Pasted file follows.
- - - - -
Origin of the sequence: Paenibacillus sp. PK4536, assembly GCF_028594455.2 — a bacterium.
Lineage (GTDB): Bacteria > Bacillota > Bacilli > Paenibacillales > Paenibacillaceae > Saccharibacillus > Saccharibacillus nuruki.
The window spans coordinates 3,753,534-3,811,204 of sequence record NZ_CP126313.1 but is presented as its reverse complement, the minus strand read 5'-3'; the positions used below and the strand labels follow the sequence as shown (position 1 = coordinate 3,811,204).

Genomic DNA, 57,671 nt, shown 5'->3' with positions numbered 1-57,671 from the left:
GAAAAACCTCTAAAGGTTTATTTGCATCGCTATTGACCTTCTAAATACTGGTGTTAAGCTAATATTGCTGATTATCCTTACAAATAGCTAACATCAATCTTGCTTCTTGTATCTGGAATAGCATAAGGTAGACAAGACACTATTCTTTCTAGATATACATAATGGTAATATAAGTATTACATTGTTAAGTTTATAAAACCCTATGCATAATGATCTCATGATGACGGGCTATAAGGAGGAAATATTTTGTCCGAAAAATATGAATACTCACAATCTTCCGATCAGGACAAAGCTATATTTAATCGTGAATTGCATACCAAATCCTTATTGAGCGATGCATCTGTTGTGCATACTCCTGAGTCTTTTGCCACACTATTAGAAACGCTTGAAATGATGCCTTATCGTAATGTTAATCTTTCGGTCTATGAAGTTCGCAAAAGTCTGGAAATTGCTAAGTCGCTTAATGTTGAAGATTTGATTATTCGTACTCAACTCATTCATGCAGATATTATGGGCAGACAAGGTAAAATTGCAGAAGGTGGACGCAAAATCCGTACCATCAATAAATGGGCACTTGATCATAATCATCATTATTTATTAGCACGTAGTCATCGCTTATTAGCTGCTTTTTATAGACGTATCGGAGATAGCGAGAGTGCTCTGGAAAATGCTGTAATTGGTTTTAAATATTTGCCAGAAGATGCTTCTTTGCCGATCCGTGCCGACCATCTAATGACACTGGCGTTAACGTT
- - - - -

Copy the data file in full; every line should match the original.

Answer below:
Origin of the sequence: Paenibacillus sp. PK4536, assembly GCF_028594455.2 — a bacterium.
Lineage (GTDB): Bacteria > Bacillota > Bacilli > Paenibacillales > Paenibacillaceae > Saccharibacillus > Saccharibacillus nuruki.
The window spans coordinates 3,753,534-3,811,204 of sequence record NZ_CP126313.1 but is presented as its reverse complement, the minus strand read 5'-3'; the positions used below and the strand labels follow the sequence as shown (position 1 = coordinate 3,811,204).

Genomic DNA, 57,671 nt, shown 5'->3' with positions numbered 1-57,671 from the left:
GAAAAACCTCTAAAGGTTTATTTGCATCGCTATTGACCTTCTAAATACTGGTGTTAAGCTAATATTGCTGATTATCCTTACAAATAGCTAACATCAATCTTGCTTCTTGTATCTGGAATAGCATAAGGTAGACAAGACACTATTCTTTCTAGATATACATAATGGTAATATAAGTATTACATTGTTAAGTTTATAAAACCCTATGCATAATGATCTCATGATGACGGGCTATAAGGAGGAAATATTTTGTCCGAAAAATATGAATACTCACAATCTTCCGATCAGGACAAAGCTATATTTAATCGTGAATTGCATACCAAATCCTTATTGAGCGATGCATCTGTTGTGCATACTCCTGAGTCTTTTGCCACACTATTAGAAACGCTTGAAATGATGCCTTATCGTAATGTTAATCTTTCGGTCTATGAAGTTCGCAAAAGTCTGGAAATTGCTAAGTCGCTTAATGTTGAAGATTTGATTATTCGTACTCAACTCATTCATGCAGATATTATGGGCAGACAAGGTAAAATTGCAGAAGGTGGACGCAAAATCCGTACCATCAATAAATGGGCACTTGATCATAATCATCATTATTTATTAGCACGTAGTCATCGCTTATTAGCTGCTTTTTATAGACGTATCGGAGATAGCGAGAGTGCTCTGGAAAATGCTGTAATTGGTTTTAAATATTTGCCAGAAGATGCTTCTTTGCCGATCCGTGCCGACCATCTAATGACACTGGCGTTAACGTT